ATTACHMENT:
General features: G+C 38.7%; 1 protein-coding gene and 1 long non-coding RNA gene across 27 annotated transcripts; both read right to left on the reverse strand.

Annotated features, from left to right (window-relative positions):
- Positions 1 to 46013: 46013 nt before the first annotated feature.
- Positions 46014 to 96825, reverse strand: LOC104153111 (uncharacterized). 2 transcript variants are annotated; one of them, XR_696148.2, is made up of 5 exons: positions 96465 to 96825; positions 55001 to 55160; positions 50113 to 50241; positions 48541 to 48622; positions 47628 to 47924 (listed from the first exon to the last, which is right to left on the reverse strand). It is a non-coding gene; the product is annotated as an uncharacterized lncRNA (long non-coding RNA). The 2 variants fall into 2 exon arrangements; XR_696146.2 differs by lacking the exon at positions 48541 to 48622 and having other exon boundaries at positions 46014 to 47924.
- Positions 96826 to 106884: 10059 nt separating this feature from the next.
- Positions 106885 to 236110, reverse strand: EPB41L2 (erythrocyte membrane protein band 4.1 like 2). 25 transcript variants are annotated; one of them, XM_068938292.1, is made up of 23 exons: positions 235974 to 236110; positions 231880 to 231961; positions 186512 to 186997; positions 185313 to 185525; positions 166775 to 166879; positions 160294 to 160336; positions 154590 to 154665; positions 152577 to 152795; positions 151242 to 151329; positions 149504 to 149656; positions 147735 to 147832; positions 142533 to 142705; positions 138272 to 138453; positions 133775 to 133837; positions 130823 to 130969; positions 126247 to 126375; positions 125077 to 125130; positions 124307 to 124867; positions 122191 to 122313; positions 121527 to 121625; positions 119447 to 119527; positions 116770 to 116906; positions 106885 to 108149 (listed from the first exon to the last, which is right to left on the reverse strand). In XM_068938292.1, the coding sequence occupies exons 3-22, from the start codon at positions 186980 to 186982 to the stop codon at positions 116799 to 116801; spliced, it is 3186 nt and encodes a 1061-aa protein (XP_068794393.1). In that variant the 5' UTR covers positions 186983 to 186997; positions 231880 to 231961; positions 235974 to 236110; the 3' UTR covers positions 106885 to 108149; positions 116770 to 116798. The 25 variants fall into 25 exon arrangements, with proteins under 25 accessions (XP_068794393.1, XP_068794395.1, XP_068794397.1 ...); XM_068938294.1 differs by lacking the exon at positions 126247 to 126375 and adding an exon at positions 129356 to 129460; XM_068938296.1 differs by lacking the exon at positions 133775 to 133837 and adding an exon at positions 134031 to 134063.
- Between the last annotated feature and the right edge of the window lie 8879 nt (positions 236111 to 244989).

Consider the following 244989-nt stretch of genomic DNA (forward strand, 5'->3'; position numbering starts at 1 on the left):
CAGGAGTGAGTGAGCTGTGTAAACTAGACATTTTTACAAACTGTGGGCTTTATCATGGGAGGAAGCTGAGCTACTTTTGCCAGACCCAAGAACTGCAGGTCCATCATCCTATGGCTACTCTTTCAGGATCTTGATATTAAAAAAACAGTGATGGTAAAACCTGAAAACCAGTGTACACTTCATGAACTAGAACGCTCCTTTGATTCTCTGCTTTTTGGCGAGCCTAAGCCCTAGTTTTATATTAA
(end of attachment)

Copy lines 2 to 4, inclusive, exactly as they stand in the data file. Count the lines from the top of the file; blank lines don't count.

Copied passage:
Annotated features, from left to right (window-relative positions):
- Positions 1 to 46013: 46013 nt before the first annotated feature.
- Positions 46014 to 96825, reverse strand: LOC104153111 (uncharacterized). 2 transcript variants are annotated; one of them, XR_696148.2, is made up of 5 exons: positions 96465 to 96825; positions 55001 to 55160; positions 50113 to 50241; positions 48541 to 48622; positions 47628 to 47924 (listed from the first exon to the last, which is right to left on the reverse strand). It is a non-coding gene; the product is annotated as an uncharacterized lncRNA (long non-coding RNA). The 2 variants fall into 2 exon arrangements; XR_696146.2 differs by lacking the exon at positions 48541 to 48622 and having other exon boundaries at positions 46014 to 47924.